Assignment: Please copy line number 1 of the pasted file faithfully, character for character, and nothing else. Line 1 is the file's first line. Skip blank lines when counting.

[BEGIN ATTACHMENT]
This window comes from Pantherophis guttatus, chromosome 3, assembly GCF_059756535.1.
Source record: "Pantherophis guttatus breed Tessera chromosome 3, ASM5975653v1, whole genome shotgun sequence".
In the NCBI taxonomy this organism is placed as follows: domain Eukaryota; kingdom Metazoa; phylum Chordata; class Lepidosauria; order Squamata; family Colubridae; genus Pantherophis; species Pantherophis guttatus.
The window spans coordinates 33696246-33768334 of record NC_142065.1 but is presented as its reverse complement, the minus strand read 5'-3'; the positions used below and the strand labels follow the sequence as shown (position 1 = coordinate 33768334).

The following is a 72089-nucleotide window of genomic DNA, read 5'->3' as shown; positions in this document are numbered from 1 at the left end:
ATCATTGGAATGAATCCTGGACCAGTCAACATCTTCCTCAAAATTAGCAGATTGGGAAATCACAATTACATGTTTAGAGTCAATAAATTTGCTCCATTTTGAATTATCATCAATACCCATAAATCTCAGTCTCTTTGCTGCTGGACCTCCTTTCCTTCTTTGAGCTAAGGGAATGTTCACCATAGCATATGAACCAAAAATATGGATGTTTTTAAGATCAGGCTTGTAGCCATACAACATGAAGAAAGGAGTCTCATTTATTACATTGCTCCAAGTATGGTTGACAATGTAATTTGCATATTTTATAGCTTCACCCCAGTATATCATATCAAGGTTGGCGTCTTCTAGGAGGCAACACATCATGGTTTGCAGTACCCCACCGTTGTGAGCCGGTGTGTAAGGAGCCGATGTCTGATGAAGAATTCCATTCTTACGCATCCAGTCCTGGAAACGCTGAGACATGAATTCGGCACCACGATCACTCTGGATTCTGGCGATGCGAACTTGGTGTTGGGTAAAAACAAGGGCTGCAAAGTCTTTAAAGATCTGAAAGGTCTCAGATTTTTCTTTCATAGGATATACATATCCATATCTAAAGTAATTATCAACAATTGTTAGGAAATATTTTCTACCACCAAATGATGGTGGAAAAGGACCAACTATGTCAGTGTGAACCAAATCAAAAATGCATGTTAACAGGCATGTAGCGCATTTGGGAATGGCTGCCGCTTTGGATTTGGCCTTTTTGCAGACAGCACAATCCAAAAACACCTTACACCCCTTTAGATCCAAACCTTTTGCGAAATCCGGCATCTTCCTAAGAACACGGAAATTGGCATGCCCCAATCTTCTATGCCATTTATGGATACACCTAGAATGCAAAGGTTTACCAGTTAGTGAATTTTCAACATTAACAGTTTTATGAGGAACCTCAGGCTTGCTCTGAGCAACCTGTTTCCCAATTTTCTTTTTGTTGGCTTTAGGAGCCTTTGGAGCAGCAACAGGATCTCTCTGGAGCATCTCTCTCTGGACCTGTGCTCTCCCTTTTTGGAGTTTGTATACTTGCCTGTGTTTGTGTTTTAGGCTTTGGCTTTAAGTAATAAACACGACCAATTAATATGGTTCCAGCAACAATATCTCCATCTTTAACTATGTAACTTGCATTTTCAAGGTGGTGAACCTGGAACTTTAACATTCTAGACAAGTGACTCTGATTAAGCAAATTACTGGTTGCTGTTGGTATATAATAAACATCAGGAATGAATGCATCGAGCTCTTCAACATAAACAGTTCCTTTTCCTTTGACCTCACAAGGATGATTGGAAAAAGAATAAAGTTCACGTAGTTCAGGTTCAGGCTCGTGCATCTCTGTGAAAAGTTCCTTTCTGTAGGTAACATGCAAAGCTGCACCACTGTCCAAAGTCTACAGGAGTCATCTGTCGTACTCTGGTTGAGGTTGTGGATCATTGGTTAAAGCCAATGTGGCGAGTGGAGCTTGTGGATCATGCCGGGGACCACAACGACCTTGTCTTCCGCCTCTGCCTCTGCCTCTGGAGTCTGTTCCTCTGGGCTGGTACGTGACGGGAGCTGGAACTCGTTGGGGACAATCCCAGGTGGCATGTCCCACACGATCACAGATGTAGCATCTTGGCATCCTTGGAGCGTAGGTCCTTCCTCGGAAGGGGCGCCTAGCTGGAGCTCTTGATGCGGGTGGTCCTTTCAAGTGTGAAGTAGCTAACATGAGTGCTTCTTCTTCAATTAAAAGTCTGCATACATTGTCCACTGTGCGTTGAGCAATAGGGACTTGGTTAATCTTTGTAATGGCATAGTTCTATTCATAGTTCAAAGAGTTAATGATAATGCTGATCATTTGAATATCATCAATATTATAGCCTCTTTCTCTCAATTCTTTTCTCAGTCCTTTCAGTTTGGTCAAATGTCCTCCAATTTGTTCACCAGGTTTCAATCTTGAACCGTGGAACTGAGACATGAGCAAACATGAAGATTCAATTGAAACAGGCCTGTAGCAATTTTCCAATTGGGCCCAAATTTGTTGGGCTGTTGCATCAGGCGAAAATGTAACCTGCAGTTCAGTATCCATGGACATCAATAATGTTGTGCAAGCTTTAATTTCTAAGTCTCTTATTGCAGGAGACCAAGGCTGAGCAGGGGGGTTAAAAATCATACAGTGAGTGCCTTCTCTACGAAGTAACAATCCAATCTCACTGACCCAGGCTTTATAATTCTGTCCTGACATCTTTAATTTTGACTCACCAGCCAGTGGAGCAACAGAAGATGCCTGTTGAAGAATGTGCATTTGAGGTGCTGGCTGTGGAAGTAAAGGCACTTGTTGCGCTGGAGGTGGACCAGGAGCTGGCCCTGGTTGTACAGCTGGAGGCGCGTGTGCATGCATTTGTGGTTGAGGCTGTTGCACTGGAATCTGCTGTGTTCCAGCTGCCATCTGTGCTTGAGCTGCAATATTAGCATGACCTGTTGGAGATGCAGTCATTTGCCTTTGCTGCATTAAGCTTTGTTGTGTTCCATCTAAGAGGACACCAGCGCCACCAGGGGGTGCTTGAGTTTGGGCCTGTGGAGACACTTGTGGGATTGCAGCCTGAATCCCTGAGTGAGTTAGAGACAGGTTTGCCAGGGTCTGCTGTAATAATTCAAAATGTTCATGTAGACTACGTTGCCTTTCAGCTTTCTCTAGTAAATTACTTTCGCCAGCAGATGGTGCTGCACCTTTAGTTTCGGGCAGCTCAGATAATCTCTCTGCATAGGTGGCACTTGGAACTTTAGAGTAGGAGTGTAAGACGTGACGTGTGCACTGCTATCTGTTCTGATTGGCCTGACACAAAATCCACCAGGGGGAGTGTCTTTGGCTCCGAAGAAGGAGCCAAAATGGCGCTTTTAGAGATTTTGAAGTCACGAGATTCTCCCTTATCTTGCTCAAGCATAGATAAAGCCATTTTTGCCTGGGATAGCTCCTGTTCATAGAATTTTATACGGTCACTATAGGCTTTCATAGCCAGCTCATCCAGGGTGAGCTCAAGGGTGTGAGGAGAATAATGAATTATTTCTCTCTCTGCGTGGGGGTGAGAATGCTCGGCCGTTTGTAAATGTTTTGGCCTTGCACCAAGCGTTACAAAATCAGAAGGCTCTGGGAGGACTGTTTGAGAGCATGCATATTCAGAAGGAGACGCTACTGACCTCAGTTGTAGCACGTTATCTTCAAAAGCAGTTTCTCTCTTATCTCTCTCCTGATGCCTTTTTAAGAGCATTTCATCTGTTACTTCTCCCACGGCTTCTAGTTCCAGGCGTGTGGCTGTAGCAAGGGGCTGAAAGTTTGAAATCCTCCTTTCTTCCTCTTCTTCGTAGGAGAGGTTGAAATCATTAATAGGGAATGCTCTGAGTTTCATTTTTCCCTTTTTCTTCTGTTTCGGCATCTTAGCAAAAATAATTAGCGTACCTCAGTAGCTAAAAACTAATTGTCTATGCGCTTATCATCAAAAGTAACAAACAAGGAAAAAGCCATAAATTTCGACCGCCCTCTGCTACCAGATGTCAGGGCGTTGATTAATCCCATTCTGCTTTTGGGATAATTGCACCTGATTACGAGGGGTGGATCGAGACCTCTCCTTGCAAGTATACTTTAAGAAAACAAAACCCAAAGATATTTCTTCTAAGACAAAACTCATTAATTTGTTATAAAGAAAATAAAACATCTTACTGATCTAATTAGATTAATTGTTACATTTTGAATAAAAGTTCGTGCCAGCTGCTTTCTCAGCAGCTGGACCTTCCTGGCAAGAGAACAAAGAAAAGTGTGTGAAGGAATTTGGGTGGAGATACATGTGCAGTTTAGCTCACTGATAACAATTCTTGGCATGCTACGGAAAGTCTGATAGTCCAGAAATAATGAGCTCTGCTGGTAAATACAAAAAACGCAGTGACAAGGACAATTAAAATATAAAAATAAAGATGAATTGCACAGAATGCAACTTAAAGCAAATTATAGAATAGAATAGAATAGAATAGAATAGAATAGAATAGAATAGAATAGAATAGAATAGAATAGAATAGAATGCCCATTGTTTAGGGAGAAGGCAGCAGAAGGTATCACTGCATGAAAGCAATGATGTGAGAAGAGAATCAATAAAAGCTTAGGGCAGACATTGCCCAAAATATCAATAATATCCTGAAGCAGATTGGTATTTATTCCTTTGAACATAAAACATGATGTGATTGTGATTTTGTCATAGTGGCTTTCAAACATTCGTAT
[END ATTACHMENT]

This window comes from Pantherophis guttatus, chromosome 3, assembly GCF_059756535.1.